Since mechanical stability is highly desirable, further stabilization may be achieved by using double-sided adhesive materials between both surfaces of the digit being evaluated where they meet the stabilizing platform and encircling means.
External mechanical shock to the strain gauge is minimized by routing the electrical leads through the platform base where maximum stability is present and placing an all-encompassing cover over the strain gauge assembly. Additionally, shock absorbing materials are placed between the transducer body and its surrounding guide tube.
When the foregoing non-invasive, non-occlusive technique is used as described, it is possible to continuously make cutaneous blood pressure measurements and record patterns under most clinical circumstances and even during strenuous exercise, such as jogging or running on a treadmill.
In general, it is an object of the present invention to provide a method and apparatus for making measurement of cutaneous blood pressure which will overcome the disadvantages of the prior art.
A further object is to provide a method and apparatus of the above character which does not require immobility of the patient and which provides a continuous, non-invasive blood pressure measurement.
A further object is to provide a method and apparatus of the above character which is so sensitive, it can even record changes in blood pressure due to a smoking cigarette being brought into the presence of a non-smoking person.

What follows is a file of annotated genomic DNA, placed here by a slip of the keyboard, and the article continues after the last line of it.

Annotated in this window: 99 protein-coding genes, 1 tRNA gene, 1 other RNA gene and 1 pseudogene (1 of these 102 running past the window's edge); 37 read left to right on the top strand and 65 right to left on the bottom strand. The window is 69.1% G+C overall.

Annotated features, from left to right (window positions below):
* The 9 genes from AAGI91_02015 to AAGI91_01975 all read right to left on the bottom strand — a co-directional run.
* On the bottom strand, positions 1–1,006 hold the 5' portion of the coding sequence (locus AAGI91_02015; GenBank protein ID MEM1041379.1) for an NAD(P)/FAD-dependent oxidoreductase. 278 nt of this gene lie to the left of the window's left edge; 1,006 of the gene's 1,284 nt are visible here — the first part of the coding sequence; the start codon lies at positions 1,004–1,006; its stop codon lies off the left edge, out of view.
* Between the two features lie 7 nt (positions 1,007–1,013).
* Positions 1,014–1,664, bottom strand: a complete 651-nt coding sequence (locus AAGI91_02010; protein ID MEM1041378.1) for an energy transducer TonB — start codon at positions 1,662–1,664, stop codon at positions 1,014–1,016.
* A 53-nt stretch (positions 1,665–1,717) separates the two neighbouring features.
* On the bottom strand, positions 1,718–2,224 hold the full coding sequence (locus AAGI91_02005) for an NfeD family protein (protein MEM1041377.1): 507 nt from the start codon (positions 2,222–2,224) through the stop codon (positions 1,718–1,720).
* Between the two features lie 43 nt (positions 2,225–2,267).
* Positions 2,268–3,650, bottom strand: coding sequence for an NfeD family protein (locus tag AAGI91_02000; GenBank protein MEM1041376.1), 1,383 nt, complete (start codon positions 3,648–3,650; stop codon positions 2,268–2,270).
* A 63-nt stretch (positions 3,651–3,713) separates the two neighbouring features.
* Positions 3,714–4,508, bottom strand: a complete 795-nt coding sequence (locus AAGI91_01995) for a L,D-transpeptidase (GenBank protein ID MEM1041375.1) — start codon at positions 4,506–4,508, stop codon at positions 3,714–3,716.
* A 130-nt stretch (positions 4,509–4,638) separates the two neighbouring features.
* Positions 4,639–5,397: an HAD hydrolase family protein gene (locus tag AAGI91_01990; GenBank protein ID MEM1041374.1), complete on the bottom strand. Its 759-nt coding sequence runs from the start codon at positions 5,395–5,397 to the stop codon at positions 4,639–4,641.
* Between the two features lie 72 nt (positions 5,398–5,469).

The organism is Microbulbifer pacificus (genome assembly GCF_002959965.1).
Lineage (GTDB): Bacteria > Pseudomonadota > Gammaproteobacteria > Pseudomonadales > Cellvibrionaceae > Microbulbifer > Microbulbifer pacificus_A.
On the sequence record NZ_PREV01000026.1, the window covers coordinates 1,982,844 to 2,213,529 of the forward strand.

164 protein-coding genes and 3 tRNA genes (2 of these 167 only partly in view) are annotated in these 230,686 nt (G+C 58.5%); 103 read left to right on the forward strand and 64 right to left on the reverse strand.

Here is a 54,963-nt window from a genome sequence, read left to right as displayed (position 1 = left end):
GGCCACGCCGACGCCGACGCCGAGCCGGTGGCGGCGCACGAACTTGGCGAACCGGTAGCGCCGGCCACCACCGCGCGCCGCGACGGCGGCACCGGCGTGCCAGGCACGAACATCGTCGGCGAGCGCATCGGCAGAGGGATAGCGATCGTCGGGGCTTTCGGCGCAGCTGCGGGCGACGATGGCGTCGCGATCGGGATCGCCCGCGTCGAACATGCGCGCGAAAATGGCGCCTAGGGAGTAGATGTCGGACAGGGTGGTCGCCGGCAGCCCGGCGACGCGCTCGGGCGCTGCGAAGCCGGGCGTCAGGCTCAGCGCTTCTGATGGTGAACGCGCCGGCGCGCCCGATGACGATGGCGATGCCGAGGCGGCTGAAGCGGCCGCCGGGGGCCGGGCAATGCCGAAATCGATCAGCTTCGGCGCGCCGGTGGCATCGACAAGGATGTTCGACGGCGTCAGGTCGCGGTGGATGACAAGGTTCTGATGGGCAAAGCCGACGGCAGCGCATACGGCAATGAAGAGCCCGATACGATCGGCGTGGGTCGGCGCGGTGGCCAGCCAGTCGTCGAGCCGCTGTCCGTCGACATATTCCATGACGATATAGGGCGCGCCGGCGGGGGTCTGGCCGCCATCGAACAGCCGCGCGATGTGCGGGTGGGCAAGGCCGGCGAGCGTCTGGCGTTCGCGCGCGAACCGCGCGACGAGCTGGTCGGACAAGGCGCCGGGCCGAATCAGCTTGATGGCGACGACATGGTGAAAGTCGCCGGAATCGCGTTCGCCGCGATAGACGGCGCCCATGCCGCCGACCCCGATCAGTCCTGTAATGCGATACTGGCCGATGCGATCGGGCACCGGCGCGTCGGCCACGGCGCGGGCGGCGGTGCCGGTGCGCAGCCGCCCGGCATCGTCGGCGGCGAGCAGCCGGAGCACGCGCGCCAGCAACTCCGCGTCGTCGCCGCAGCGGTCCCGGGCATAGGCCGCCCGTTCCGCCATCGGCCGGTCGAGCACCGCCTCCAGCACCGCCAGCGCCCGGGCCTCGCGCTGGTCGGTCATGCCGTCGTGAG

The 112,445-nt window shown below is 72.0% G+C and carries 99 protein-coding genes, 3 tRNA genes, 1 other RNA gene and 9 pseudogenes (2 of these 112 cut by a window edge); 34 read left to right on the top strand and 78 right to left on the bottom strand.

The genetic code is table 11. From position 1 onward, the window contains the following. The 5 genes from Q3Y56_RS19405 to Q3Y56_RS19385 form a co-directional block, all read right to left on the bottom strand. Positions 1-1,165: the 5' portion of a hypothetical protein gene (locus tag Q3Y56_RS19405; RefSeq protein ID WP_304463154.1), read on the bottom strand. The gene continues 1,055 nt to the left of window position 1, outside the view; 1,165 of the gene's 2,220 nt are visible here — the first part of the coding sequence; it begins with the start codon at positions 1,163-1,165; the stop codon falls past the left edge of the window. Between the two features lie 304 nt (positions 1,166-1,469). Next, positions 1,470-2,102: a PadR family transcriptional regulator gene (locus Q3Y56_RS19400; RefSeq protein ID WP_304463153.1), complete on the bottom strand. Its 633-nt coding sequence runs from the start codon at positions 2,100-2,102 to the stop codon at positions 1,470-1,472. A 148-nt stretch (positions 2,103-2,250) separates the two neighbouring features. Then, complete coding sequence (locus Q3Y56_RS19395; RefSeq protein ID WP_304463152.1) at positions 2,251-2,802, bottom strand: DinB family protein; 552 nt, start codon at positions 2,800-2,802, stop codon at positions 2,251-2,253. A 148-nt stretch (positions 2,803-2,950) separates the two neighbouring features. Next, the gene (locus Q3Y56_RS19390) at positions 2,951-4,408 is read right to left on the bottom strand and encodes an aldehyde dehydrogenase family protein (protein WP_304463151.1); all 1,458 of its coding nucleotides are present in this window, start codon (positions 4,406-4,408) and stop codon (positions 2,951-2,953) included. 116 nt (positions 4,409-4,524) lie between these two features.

It is a further object of the present invention to provide for a non-invasive, non-occlusive blood pressure evaluation technique that will provide permanent records of momentary changes in blood pressure, and make it possible to evaluate even the evanescent effects of interacting neurocirculatory reflexes.
It is yet another object of the present invention to provide a system that is inexpensive to manufacture and easy to use in association with equipment presently widely used by physicians.
These and other objects and features of the invention will become apparent from the following description and claims when taken in conjunction with the accompanying drawings, of which:
FIG. 1 is a top perspective view of a first embodiment of apparatus for cutaneous blood pressure measuring apparatus.
FIG. 2 is a front view of the apparatus of FIG. 1.
FIG. 3 is a left side view of the apparatus of FIG. 1.
FIG. 4 is an exploded top perspective view of the apparatus of FIG. 1.
FIG. 5 is a cross-sectional view of a first embodiment of the apparatus of FIG. 1.
FIG. 6 is a side cross-sectional view of a preferred embodiment of the apparatus for cutaneous blood pressure measuring.
FIG. 7 is a top partial perspective view of the yoke assembly in partial view.
FIG. 8 is another embodiment of the present invention.
FIG. 9 is further embodiment using a calibration system employing a surrounding cuff.
FIG. 10 is a partial cross-sectional view taken along lines 11 of FIG. 9.
Making reference to FIGS. 1 through 5, the first embodiment of the apparatus, adapted for attachment to the thumb, is shown.
A support platform plate 10 has a generally flat rectangular top surface 12 and a concave lower surface portion 14 adapted for conforming to the shape of the fleshy portion of the thumb. Centrally located on support platform 10 is a perpendicularly situated hollow upstanding sleeve 18 having threads 19 at its outer upper end, and extending through the support platform plate to form an opening 16 in the support platform plate 10. Depending below the circumference of the circular opening 16 is an isolation ring 21 that depends slightly below the lower surface portion 14 of the support platform plate.